# 1 – If You Don’t Know Where You Are At… Understanding yourself completely is the first step to accelerating your personal and leadership development. Knowing what skills to focus on is essential to successful development.
# 2 – Create Superpowers Strength-based development means selling out to developing your strengths into superpowers. You are better off creating a leadership superpower than fixing a weakness.
# 3 – Practice & Reflection Cycles When you combine reflection and evaluation of your practice, you will have a fail-safe way to learn, grow and change! Reflection focuses your brain to see and evaluate what you did.
Three New Ideas
This month, I want to discuss the leadership challenge of intentionally creating a culture. Most leaders let culture develop on its own and don’t try to form it. You may be wondering what the other option is.
# 1 – Making Declarations Is Not Enough
Making a declaration is a great way to lead and start the change process. However, if you only make a declaration and expect your culture to change, you will be disappointed. Recently, one CEO told his company they would need to return to their offices for at least 50% of their time. He suggested this split was so that people could have flexibility. How they determined what 50% looks like was up to them. He just wanted them to be “interacting, building & strengthening relationships, debating topics, socializing, discussing strategy & projects… It’s about productive human interaction…”
You can imagine the blowback he received. Declarations are about the future, what is going to change, and why we need to make the change. They are often met with some form of resistance. They need to be made in a powerful and prolific way. However, if they are not supported by other managers/leaders in the organization and don’t have any follow-up, they will fall apart (sometimes quickly). People ascertain how committed you are to your declaration based on what you and others do after your declaration.
Ask Yourself: What declaration do I need to make to initiate a process to improve our culture?
# 2 – New or Revised Cultures Need Behavioral Expectations
So, what is a leader to do? Repeating the declaration is a good idea. The old saying that people need to hear something seven times before they fully ‘get it’ is directionally correct. However, people need more than that; they need to know exactly why they are doing something new, what it looks like when it is done well, and how it will benefit them.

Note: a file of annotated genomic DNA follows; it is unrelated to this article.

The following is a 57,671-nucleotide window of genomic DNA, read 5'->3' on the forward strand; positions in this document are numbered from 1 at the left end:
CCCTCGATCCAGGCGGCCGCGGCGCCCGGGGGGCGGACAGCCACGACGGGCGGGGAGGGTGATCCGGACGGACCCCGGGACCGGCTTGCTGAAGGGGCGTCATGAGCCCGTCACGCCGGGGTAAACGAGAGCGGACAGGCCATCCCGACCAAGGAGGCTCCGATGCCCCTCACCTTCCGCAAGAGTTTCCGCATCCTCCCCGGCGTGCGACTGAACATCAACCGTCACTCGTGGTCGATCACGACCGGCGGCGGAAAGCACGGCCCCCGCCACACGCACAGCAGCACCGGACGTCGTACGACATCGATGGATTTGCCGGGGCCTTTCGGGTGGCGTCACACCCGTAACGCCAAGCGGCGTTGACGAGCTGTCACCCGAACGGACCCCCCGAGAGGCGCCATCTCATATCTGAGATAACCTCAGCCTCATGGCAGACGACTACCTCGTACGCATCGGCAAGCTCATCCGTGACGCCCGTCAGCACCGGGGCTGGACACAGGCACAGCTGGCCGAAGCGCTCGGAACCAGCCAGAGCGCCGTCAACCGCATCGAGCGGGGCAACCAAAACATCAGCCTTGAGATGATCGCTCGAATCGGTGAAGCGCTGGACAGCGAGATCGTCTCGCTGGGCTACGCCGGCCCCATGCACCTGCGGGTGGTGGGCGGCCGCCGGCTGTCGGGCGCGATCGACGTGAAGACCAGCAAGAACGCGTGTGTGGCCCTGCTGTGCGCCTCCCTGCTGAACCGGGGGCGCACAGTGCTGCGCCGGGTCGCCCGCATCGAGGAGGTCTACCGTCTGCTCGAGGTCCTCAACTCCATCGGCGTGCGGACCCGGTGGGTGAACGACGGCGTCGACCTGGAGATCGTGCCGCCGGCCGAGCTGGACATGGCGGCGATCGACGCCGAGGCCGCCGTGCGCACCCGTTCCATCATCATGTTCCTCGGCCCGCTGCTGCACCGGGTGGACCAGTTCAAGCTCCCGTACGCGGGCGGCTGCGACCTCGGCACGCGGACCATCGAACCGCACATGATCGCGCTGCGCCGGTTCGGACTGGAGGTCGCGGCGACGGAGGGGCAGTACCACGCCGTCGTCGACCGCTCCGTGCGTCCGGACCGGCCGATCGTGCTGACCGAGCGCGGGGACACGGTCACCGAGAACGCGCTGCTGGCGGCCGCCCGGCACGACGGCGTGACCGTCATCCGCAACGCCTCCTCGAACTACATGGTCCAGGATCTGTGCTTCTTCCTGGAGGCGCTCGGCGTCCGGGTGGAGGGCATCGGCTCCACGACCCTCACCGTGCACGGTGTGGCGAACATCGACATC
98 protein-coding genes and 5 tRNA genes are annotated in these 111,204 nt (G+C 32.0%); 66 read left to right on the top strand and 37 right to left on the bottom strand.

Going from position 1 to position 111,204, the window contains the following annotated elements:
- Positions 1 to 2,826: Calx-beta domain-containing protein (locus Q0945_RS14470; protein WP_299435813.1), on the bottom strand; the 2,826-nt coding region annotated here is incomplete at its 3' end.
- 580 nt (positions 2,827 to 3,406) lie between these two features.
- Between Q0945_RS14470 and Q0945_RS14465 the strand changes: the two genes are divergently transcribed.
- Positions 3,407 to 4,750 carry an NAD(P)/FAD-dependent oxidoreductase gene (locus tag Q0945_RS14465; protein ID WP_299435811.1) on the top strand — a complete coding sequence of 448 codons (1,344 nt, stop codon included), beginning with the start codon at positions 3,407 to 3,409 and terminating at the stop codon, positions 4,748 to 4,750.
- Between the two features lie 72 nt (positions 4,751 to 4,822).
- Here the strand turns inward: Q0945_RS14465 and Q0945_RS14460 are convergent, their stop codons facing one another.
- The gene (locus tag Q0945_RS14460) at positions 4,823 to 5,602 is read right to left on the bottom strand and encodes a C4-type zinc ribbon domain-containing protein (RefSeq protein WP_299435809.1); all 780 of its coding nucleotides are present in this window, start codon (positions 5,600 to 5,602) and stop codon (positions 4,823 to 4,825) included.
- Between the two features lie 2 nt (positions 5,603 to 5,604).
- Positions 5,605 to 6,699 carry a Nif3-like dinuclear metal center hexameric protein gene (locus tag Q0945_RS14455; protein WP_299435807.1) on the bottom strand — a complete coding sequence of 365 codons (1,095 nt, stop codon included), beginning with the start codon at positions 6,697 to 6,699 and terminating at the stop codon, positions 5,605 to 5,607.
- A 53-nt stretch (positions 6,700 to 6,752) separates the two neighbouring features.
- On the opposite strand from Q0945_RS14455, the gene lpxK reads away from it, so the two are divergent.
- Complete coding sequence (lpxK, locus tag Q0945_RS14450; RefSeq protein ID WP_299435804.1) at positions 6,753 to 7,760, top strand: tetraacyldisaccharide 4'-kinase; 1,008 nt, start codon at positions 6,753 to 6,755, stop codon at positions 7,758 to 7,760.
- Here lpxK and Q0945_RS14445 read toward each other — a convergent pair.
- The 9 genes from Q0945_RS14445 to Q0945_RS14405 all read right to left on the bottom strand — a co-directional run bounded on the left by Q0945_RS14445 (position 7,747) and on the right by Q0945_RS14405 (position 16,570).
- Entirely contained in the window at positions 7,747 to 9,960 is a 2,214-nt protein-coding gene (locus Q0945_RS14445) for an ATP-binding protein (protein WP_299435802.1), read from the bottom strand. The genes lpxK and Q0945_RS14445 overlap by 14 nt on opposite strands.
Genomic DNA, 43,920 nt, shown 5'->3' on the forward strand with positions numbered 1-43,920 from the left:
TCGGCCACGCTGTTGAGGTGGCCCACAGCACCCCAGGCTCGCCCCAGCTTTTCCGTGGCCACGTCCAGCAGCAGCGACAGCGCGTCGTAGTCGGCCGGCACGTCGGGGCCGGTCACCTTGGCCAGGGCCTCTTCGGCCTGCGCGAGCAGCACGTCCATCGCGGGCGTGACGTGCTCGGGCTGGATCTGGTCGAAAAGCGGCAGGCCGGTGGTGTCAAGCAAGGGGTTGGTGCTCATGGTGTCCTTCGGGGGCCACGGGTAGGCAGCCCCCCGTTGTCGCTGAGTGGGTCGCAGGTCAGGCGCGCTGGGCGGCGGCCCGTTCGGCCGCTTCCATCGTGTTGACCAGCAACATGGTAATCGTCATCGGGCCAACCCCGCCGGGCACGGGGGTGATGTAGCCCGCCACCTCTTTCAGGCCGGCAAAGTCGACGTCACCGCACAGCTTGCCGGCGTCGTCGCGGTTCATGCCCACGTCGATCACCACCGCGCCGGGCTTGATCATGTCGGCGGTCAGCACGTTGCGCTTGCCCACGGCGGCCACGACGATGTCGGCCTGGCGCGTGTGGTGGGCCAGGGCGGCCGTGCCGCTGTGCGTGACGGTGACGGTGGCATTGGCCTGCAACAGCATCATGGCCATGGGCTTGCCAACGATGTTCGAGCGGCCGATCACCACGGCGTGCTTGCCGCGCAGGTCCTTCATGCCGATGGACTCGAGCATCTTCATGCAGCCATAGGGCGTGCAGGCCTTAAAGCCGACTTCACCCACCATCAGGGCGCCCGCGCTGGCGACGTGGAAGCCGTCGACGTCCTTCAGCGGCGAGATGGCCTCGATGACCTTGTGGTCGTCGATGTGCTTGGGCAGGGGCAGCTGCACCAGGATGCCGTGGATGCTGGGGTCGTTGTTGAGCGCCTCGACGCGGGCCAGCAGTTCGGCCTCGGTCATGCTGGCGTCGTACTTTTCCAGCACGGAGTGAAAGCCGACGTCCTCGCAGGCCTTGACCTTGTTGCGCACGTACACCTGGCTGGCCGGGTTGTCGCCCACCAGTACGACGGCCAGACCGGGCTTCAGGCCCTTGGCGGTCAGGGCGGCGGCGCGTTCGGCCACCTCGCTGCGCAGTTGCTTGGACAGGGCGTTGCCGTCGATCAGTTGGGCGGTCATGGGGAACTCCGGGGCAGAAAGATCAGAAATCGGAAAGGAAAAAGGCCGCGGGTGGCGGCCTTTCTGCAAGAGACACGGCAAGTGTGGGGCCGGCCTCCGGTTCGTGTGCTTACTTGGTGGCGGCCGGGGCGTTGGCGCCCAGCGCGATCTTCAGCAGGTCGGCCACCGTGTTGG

Given the back-to-work declaration example I have been using, the leader could have said – “I want you to come back in the office and create better ways to work together – find ways to collaborate on more projects, use each other to make better decisions and solve problems… I want to hear examples of how your teams are organizing themselves better to be more productive, what you have done to improve communication, reduce conflicts, and work more efficiently… Don’t just return to the office and keep doing what you have always done – create the best working environment we have ever had.”
Ask Yourself: Given the change I want to create, what specific behavioral expectations do I want to share?
# 3 – Culture Change Requires Consistent Positive Reinforcement
It’s critical to role model behaviors and to “catch people doing things approximately right,” as Ken Blanchard wrote many years ago in the One Minute Manager. In other words, don’t wait for people to be perfect before recognizing them. Out of frustration, many leaders find themselves becoming the change police and continuously searching for those who are in non-compliance. If the culture supports those not doing what you asked, you have to tip the scales toward those trying to do the right thing.
Repeated, positive recognition is much more powerful than negative reinforcement. At least initially, those who are making changes and trying to be different should get the majority of your focus. Your engaged team members need reinforcement to keep doing the right things. Pour it on them. Make them your poster children for the new culture and tell their story a lot. To intentionally drive your culture (or sub-culture) in the direction you want to go, you need to provide consistent positive reinforcement.
Ask Yourself: How can I use positive recognition to reinforce the culture I want?
Want to Know More?
- The Three Guiding Principles for Creating An Intentional Culture – by Dave Fechtman CEO of Velocity Group Forbes Jan. 26, 2018
- 9 Keys to Driving Cultural Change by David Shedd Wharton Magazine July 5, 2011